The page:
Be sure to venture into Kagawa Prefecture and indulge in a bowl of Sanuki Udon during your visit to Japan!

Inaniwa Udon (Akita Prefecture)

Akita Prefecture is famous for its regional specialty, Inaniwa Udon. These udon noodles are distinctively delicate and hand-stretched, offering a unique texture that sets them apart from other varieties.

Made using a traditional method, Inaniwa Udon noodles are thin and chewy, creating a satisfying bite in every mouthful. When exploring the world of udon noodle in Japan, don't miss the chance to try this Akita favorite and experience the rich culinary heritage that makes it such an integral part of Japanese cuisine.

Ise Udon (Mie Prefecture)

In Mie Prefecture, you'll find the delightful Ise Udon. This unique variation of udon stands out for its incredibly thick and soft noodles. These noodles are boiled until they achieve a wonderfully chewy texture that pairs perfectly with the dish's black, concentrated sauce and sliced spring onions topping.

If you're in Mie, don't miss the chance to try this local specialty and savor the rich flavors it has to offer.

Mizusawa Udon (Gunma Prefecture)

In Gunma Prefecture, a region known for its beautiful mountains and hot springs, you'll find Mizusawa Udon, a delicious variation of udon noodles that will surely tantalize your taste buds. What sets Mizusawa Udon apart is its unique flavor and texture.

This regional specialty is typically served with a piping hot soup broth, similar to the classic Kake Udon. However, what makes it truly special is the variety of toppings you can enjoy alongside it.

From green onions and shredded seaweed to chili flakes and ginger, each bite offers a burst of flavors that perfectly complement the chewy noodles. So if you find yourself in Gunma Prefecture on your Japan journey, don't miss the opportunity to savor this local treasure - Mizusawa Udon!

Kishimen (Aichi Prefecture)

Kishimen is a unique variation of udon noodles that hails from Aichi Prefecture in Japan. Known for its thick and chewy noodles, Kishimen offers a delightful culinary experience for foreign travelers exploring the world of udon.

This regional style of udon can be enjoyed with various toppings such as green onions, chili flakes, and sesame seeds. One popular way to savor Kishimen is by pairing it with a black, concentrated sauce and sliced spring onions.

So if you find yourself in Aichi Prefecture during your Japan visit, don't miss the opportunity to try this delicious local specialty!

Exploring Unique Udon Dishes

udon dishes

Discover the tantalizing world of warm, specialty, and cold udon dishes - from the classic Kake Udon and Tanuki Udon to the unique Tsukimi Udon and Zaru Udon. Ready to have your taste buds thrilled? Keep reading!

Warm Udon: Kake Udon, Tempura Udon, Kamaage Udon

Have you ever tried warm udon noodles in Japan? Here are some delicious options to savor during your visit:

  • Kake Udon: This is the most basic and traditional way to enjoy warm udon. The freshly boiled noodles are served in a hot soup broth, often topped with green onions, shredded seaweed, and sometimes chili flakes or ginger for an added kick.

  • Tempura Udon: If you're a fan of crispy tempura, then this is the perfect dish for you. It combines the delightful crunch of tempura with the comforting warmth of udon noodles. The tempura can include shrimp, vegetables, or even seafood, giving you a variety of options to choose from.

  • Kamaage Udon: For a truly unique experience, try kamaage udon. In this dish, the noodles are served in the water they were boiled in, along with a side of soy sauce or tsuyu for dipping. The simplicity of this preparation allows you to fully appreciate the flavor and texture of the noodles themselves.

Specialty Udon: Tanuki Udon, Kitsune Udon, Tsukimi Udon, Curry Udon

Specialty Udon dishes in Japan offer foreign travelers a taste of unique flavors and cultural experiences. Here are some must-try options:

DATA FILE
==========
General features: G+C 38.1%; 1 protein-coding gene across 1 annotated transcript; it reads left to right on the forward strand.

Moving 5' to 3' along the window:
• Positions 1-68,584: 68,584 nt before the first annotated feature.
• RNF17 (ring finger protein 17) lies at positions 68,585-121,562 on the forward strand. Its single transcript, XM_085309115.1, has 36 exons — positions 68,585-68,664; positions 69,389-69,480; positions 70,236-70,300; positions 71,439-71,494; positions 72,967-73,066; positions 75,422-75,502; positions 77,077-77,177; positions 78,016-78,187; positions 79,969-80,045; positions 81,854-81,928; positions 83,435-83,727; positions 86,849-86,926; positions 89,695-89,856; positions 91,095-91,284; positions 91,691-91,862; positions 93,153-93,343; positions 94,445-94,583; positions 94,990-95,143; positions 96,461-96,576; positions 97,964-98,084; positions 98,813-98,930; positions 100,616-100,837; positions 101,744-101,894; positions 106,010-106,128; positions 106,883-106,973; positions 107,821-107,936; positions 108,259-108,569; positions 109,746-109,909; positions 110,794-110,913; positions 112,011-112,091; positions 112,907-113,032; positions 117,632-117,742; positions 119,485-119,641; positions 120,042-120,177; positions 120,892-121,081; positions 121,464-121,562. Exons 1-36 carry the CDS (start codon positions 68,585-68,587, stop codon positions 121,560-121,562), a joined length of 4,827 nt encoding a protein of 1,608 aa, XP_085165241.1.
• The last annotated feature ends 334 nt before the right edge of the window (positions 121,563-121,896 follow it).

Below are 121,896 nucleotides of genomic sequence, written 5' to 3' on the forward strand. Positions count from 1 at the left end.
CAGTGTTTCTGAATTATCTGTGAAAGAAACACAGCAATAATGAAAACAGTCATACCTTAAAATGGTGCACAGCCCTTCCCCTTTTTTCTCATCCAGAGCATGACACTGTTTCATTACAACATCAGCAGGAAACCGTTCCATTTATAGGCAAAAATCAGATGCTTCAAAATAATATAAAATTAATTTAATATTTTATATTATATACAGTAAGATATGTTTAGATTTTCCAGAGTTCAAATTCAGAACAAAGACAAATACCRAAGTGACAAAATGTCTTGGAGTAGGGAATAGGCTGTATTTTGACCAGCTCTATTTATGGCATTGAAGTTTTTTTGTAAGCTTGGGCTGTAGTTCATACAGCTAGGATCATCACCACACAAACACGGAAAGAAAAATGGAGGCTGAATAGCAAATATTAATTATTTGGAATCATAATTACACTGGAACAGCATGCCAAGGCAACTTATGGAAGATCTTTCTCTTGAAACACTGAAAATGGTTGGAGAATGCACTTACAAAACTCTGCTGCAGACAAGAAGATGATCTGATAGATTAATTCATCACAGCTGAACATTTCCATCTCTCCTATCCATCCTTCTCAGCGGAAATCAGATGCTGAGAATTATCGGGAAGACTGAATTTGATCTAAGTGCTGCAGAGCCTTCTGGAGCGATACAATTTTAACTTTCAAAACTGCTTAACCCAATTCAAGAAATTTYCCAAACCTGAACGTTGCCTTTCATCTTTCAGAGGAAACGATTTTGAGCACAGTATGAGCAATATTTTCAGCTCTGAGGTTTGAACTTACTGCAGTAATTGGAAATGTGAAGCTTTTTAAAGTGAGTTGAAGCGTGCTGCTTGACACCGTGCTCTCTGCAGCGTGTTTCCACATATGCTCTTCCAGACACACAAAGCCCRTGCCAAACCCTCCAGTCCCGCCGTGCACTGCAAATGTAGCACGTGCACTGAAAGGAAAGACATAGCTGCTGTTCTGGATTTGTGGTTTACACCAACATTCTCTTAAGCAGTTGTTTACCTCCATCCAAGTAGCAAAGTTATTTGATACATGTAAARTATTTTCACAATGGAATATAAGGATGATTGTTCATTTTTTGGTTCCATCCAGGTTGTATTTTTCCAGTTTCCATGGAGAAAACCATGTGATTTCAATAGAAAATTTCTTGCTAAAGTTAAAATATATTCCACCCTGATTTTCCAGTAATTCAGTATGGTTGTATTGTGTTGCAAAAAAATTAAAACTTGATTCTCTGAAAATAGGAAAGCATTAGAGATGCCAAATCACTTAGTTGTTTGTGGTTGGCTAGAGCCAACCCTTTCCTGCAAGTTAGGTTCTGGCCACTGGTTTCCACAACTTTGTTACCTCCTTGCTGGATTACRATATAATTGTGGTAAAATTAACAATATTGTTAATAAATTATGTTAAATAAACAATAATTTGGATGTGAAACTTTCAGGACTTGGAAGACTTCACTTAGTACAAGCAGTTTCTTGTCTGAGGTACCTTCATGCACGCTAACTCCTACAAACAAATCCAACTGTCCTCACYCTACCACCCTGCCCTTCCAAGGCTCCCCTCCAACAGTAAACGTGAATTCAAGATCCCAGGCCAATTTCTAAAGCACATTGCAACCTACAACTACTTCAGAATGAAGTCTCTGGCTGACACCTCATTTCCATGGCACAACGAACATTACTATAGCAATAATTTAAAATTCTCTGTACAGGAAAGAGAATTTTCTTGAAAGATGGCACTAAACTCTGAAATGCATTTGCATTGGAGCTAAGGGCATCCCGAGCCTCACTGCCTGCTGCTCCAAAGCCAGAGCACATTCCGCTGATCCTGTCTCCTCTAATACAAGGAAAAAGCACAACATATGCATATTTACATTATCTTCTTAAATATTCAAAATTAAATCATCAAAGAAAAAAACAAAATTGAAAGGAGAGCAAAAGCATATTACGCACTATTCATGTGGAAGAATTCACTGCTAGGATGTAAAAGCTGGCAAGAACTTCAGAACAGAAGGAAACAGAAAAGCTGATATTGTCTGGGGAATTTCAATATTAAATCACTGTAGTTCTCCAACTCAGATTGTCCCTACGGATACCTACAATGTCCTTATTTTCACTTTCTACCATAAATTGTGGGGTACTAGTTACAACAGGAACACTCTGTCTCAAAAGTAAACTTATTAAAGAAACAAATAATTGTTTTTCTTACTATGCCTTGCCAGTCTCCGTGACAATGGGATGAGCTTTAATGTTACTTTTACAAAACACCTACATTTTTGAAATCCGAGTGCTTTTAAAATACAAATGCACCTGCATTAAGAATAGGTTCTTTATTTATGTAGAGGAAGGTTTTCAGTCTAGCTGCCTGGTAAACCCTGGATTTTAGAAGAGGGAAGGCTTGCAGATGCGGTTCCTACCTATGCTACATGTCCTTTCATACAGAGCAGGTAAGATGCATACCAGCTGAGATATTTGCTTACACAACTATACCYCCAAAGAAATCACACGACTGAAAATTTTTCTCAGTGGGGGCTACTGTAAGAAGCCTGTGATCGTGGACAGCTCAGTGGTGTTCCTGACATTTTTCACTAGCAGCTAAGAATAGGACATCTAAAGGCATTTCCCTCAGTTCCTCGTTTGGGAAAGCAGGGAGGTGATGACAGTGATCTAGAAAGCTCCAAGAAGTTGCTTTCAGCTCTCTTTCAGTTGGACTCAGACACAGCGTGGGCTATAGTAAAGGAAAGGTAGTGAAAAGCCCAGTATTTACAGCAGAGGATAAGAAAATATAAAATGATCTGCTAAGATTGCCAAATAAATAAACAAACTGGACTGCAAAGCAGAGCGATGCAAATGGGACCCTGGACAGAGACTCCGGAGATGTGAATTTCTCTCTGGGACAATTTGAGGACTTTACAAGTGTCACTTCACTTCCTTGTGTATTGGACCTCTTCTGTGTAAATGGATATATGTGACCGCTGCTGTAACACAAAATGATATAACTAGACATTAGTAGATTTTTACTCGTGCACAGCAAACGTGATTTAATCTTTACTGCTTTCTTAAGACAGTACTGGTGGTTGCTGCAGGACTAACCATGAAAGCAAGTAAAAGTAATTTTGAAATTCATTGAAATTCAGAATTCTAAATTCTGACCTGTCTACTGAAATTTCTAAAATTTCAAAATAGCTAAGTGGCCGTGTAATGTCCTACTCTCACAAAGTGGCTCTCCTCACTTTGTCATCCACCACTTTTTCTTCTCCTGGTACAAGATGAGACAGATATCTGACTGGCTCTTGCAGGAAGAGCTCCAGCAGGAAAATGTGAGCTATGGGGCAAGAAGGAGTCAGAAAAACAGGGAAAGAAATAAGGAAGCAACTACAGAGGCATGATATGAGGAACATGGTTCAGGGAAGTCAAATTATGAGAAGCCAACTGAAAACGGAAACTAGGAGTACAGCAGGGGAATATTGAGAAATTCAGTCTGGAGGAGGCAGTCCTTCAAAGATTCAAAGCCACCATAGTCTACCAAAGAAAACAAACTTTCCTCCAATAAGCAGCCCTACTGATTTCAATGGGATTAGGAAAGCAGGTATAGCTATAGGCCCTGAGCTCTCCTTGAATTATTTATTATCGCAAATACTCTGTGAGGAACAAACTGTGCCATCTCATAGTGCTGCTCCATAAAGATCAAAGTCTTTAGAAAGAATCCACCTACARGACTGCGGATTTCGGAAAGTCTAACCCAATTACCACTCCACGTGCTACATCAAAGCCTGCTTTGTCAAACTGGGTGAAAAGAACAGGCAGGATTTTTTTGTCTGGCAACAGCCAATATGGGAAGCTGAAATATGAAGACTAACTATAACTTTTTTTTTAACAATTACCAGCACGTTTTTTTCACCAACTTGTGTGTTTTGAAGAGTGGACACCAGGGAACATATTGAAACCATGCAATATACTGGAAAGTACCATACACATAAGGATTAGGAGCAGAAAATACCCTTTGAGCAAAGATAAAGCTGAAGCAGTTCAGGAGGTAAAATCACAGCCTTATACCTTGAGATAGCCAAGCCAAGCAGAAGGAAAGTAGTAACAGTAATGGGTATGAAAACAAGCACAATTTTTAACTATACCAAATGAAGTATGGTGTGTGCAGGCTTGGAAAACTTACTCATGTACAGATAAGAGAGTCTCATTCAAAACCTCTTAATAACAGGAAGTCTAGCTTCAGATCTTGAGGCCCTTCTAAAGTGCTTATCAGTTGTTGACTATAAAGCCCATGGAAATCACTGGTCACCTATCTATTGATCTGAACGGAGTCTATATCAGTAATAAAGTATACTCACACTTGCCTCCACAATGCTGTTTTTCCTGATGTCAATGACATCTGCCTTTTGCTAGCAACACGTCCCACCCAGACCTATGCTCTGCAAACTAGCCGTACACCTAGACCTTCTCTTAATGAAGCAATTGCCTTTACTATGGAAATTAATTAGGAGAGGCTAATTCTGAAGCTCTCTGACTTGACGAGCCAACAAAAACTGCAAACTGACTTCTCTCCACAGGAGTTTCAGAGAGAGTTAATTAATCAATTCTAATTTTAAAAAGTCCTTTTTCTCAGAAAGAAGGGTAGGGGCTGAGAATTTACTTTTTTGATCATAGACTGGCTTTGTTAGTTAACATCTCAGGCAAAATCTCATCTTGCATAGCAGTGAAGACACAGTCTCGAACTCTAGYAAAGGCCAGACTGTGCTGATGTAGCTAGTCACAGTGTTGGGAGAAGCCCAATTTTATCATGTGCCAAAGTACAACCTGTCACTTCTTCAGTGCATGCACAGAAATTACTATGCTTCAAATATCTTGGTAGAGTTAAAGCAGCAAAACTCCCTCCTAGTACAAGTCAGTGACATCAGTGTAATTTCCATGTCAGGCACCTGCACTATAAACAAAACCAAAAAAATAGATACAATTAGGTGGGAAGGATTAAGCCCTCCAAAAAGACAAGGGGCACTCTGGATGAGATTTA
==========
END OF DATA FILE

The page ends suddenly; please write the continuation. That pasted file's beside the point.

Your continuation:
1. Tanuki Udon: This delicious udon dish is topped with tenkasu, crispy fried bits of tempura batter. It adds a delightful crunch and flavor to the noodles.

  2. Kitsune Udon: Soft and silky udon noodles are topped with aburaage, a sheet of fried tofu boiled in sweet sauce. The combination of savory and sweet flavors makes this dish a favorite among locals.

  3. Tsukimi Udon: This udon dish represents the beauty of the moon with its topping of a raw egg. When mixed into the hot broth, it creates a rich and creamy texture.

  4. Curry Udon: For those craving a fusion of Japanese and Indian flavors, Curry Udon is the perfect choice. The thick udon noodles are served in a hot curry-flavored broth, creating a comforting and spicy bowl of goodness.

Cold Udon: Zaru Udon, Oroshi Shoyu Udon, Salad Udon

Cold Udon in Japan offers a refreshing twist on this popular noodle dish. Here are three delicious variations to try:

  • Zaru Udon: This cold udon dish is perfect for hot summer days. The noodles are served on a bamboo mat and paired with a soy-based dipping sauce. Enjoy the cool, chewy noodles as you dip them into the flavorful sauce.

  • Oroshi Shoyu Udon: If you're looking for something with a bit of zing, try Oroshi Shoyu Udon. This variation features grated daikon radish and a soy-based sauce. The combination of the radish's refreshing taste and the savory sauce creates a delightful balance of flavors.

  • Salad Udon: For those seeking a lighter option, Salad Udon is the way to go. This cold udon dish is topped with fresh vegetables and dressed in a light dressing. The crispness of the vegetables adds a satisfying crunch to every bite.

Where to Eat Udon in Japan: Recommendations for Travelers

For travelers looking to enjoy authentic udon in Japan, we recommend visiting renowned udon chain shops such as Marugame Seimen and Hanamaru Udon for a wide variety of flavorful udon dishes.

Additionally, specialty stores like Udon Shin, Teuchi Udon Kanouya, and Tsurutontan offer unique and delicious udon experiences that should not be missed during your visit.

Udon Chain Shops: Marugame Seimen, Hanamaru Udon

udon restaurant

Looking for a delicious and authentic udon experience during your trip to Japan? Look no further than these popular udon chain shops:

  • Marugame Seimen: With multiple locations throughout the country, Marugame Seimen offers a wide variety of udon dishes made with fresh ingredients. Their self-service style allows you to customize your udon by adding your choice of toppings and condiments.